Andrews was just as willing to stand alone amongst her fellow free-marketeers when she warned about what she saw as the dangers of 'Trussonomics'. But she explained, not disparaged. Andrews was writing from the start of this summer’s leadership race about the pitfalls in Liz Truss's agenda: mainly the plan to throw fiscal prudence out the window and borrow billions for tax cuts and more spending. When Liz Truss was on course to become Tory leader, Kate interviewed the three economists behind her economic agenda (exclusively revealing Gerard Lyons and Julian Jessop as two of Truss's advisors). The three-page magazine spread (3 September 2022) became the guide used to understand Truss's economic plans, picked up and shared by other news outlets. Andrews herself remained unpersuaded by Trussonomics: on 8 October 2022 she wrote a column saying that Truss was about to bury, rather than champion, low-tax economics because her experiment represented “a fatal combination of miscalculation and hubris”. Truss resigned 12 days later.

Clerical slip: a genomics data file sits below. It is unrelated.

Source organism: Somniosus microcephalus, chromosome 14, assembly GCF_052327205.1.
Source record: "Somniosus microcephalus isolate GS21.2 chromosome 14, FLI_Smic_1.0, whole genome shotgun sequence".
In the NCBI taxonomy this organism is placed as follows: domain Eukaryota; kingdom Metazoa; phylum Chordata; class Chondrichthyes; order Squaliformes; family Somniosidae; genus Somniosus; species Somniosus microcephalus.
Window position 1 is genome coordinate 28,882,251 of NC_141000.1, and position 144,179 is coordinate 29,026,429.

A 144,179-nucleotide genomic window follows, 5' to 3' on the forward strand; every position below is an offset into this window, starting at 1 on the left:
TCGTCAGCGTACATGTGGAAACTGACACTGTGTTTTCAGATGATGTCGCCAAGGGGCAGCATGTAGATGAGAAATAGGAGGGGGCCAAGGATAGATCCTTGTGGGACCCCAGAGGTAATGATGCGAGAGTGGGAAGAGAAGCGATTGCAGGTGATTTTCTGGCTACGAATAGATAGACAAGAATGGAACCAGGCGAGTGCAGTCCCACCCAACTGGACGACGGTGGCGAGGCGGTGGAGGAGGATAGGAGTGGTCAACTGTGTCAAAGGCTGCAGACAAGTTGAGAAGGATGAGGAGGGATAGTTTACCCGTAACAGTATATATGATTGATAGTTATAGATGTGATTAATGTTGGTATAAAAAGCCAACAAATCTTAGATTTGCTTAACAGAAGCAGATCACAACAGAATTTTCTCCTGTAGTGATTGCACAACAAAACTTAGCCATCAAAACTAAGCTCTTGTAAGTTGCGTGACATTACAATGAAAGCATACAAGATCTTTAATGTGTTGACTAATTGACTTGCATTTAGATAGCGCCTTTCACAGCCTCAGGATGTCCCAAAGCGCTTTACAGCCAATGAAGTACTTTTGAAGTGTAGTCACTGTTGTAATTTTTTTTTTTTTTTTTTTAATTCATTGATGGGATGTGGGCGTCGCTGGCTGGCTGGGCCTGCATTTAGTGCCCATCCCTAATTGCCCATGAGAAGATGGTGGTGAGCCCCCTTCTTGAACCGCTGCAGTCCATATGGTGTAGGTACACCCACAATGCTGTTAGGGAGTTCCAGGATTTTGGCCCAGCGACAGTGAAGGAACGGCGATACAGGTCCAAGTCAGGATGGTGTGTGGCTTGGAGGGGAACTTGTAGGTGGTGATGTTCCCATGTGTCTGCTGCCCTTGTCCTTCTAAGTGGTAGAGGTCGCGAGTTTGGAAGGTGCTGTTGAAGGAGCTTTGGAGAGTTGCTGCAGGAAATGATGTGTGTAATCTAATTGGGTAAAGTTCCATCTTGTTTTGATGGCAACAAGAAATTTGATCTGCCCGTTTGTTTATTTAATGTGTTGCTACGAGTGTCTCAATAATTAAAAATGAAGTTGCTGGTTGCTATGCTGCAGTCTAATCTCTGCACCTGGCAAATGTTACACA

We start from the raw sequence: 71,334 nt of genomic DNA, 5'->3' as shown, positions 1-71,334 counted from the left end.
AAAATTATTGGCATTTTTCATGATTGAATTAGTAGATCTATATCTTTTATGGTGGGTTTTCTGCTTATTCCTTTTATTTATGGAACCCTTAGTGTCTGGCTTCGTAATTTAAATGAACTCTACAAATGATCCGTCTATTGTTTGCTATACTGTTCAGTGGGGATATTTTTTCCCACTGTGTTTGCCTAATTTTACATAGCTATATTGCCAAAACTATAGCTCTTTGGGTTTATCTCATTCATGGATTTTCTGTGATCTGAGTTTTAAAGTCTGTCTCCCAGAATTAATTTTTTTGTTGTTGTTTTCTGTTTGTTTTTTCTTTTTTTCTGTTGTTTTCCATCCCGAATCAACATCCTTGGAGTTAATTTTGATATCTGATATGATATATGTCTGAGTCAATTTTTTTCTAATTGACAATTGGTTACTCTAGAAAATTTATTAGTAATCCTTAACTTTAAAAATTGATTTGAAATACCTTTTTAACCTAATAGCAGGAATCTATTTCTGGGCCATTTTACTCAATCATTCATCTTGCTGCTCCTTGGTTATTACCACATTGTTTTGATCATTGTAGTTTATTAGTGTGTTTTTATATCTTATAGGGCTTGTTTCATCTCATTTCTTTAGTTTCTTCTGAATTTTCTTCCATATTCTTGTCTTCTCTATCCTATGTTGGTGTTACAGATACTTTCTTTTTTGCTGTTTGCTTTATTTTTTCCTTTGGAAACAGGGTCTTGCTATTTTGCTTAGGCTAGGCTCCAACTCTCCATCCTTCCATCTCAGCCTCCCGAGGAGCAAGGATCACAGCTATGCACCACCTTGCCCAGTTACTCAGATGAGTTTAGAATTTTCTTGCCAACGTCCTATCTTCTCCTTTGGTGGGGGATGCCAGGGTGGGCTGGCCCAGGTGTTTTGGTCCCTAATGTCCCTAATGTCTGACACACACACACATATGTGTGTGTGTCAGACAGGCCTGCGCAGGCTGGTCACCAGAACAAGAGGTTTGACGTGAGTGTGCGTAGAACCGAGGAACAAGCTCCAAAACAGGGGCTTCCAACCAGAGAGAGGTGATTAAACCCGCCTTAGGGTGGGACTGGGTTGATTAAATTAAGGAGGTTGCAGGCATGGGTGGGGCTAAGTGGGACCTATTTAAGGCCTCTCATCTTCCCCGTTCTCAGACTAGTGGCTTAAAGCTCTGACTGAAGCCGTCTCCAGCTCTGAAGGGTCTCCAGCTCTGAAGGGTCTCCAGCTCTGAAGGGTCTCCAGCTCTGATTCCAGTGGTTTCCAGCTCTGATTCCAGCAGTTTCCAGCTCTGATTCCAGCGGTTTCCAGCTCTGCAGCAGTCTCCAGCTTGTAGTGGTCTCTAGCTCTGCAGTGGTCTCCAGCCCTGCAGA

Andrews has used her extensive contacts in the economics and political world to create a new style of economic reporting, one that combines specialist economic knowledge with an insider’s guide to keep readers briefed not just on what’s just happened, but what is around the corner. In addition to building set-piece, trend-spotting stories, she reports and provides analysis on daily events on the Spectator’s website and daily podcast, as well as doing high-profile interviews, including the-chief economist to the Bank of England Andy Haldane and President Zelensky’s economic advisor Alexander Rodnyansky. A woman in a still male-dominated corner of our trade - and one of the younger journalists in this speciality - she has been prepared to go against the grain, spotting trends early.